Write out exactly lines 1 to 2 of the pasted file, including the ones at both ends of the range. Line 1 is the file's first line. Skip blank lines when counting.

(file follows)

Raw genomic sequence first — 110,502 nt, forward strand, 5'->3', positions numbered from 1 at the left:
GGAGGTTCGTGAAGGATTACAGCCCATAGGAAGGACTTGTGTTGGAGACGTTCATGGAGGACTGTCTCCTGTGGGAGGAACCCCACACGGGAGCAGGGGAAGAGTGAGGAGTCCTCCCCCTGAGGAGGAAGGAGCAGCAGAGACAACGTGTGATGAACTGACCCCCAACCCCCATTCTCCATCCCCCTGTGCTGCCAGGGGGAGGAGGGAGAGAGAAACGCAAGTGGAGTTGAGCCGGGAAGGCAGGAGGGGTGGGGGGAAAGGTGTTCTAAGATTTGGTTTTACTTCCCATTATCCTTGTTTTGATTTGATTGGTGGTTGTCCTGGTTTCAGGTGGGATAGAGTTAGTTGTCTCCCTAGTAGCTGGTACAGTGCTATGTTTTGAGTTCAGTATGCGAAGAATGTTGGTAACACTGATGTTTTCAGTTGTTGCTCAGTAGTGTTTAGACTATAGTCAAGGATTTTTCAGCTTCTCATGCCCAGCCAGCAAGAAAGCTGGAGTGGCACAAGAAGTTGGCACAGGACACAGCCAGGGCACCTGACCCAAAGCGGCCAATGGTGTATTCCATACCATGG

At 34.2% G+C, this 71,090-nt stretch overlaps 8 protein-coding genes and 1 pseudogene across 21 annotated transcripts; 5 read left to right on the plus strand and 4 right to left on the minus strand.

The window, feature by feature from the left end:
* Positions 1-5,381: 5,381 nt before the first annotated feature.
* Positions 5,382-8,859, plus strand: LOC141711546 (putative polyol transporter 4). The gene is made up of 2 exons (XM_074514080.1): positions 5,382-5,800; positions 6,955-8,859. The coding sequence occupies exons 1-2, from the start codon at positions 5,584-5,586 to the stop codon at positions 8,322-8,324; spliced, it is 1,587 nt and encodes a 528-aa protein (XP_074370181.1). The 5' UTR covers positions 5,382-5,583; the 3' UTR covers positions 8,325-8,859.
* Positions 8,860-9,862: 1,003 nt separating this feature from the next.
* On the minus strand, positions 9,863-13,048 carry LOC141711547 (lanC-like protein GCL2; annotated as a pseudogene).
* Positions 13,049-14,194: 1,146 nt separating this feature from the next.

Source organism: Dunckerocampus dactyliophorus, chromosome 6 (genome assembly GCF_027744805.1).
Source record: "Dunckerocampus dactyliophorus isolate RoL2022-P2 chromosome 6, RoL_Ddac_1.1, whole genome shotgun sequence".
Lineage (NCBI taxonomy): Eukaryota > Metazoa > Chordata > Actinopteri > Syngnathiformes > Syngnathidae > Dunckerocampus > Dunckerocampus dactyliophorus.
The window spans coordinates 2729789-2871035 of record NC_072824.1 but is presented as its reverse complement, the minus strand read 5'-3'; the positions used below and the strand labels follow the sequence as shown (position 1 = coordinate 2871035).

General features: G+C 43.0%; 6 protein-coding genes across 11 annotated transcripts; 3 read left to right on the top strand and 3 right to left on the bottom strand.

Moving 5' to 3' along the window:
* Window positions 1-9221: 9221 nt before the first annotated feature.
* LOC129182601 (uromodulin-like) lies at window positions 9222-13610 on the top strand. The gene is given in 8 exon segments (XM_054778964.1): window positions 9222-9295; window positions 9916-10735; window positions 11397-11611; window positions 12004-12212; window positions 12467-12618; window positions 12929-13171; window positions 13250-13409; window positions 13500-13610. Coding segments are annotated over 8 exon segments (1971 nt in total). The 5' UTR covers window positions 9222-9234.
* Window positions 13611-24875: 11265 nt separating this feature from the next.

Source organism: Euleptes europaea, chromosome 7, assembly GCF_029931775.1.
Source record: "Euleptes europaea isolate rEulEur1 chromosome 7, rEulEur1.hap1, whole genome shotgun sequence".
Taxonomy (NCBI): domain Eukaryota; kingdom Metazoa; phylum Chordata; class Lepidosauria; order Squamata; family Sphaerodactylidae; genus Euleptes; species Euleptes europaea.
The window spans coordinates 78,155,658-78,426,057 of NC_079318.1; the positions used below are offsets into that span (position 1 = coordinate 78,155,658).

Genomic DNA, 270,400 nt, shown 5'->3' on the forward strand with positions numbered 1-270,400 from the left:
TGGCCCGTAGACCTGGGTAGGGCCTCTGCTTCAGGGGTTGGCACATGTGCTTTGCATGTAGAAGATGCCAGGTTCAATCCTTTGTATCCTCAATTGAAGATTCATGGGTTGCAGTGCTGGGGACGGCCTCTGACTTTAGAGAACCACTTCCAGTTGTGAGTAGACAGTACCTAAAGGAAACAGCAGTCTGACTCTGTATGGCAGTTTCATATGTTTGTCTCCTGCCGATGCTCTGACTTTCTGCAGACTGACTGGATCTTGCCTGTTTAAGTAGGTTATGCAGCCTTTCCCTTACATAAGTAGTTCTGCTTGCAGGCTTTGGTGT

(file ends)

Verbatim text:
Raw genomic sequence first — 110,502 nt, forward strand, 5'->3', positions numbered from 1 at the left:
GGAGGTTCGTGAAGGATTACAGCCCATAGGAAGGACTTGTGTTGGAGACGTTCATGGAGGACTGTCTCCTGTGGGAGGAACCCCACACGGGAGCAGGGGAAGAGTGAGGAGTCCTCCCCCTGAGGAGGAAGGAGCAGCAGAGACAACGTGTGATGAACTGACCCCCAACCCCCATTCTCCATCCCCCTGTGCTGCCAGGGGGAGGAGGGAGAGAGAAACGCAAGTGGAGTTGAGCCGGGAAGGCAGGAGGGGTGGGGGGAAAGGTGTTCTAAGATTTGGTTTTACTTCCCATTATCCTTGTTTTGATTTGATTGGTGGTTGTCCTGGTTTCAGGTGGGATAGAGTTAGTTGTCTCCCTAGTAGCTGGTACAGTGCTATGTTTTGAGTTCAGTATGCGAAGAATGTTGGTAACACTGATGTTTTCAGTTGTTGCTCAGTAGTGTTTAGACTATAGTCAAGGATTTTTCAGCTTCTCATGCCCAGCCAGCAAGAAAGCTGGAGTGGCACAAGAAGTTGGCACAGGACACAGCCAGGGCACCTGACCCAAAGCGGCCAATGGTGTATTCCATACCATGG